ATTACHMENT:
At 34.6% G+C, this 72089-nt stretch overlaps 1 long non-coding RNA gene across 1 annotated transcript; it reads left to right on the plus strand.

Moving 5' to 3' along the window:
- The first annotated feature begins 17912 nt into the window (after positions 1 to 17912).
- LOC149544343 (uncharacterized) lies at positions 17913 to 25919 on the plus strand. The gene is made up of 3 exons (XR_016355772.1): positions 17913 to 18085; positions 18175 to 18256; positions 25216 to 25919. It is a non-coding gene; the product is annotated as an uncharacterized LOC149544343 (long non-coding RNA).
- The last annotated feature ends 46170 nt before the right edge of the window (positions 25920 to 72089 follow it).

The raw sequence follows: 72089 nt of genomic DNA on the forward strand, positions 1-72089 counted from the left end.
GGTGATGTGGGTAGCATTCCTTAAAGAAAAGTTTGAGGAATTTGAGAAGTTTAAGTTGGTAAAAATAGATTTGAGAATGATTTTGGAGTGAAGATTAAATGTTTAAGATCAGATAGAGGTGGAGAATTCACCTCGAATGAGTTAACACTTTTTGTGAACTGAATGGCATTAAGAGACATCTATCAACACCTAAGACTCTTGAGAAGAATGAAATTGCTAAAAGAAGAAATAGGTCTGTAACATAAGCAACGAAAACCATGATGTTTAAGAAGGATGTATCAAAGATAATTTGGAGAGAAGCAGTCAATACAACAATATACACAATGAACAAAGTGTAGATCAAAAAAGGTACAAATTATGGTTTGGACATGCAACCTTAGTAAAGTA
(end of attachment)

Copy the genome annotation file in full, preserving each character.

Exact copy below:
At 34.6% G+C, this 72089-nt stretch overlaps 1 long non-coding RNA gene across 1 annotated transcript; it reads left to right on the plus strand.

Moving 5' to 3' along the window:
- The first annotated feature begins 17912 nt into the window (after positions 1 to 17912).
- LOC149544343 (uncharacterized) lies at positions 17913 to 25919 on the plus strand. The gene is made up of 3 exons (XR_016355772.1): positions 17913 to 18085; positions 18175 to 18256; positions 25216 to 25919. It is a non-coding gene; the product is annotated as an uncharacterized LOC149544343 (long non-coding RNA).
- The last annotated feature ends 46170 nt before the right edge of the window (positions 25920 to 72089 follow it).

The raw sequence follows: 72089 nt of genomic DNA on the forward strand, positions 1-72089 counted from the left end.
GGTGATGTGGGTAGCATTCCTTAAAGAAAAGTTTGAGGAATTTGAGAAGTTTAAGTTGGTAAAAATAGATTTGAGAATGATTTTGGAGTGAAGATTAAATGTTTAAGATCAGATAGAGGTGGAGAATTCACCTCGAATGAGTTAACACTTTTTGTGAACTGAATGGCATTAAGAGACATCTATCAACACCTAAGACTCTTGAGAAGAATGAAATTGCTAAAAGAAGAAATAGGTCTGTAACATAAGCAACGAAAACCATGATGTTTAAGAAGGATGTATCAAAGATAATTTGGAGAGAAGCAGTCAATACAACAATATACACAATGAACAAAGTGTAGATCAAAAAAGGTACAAATTATGGTTTGGACATGCAACCTTAGTAAAGTA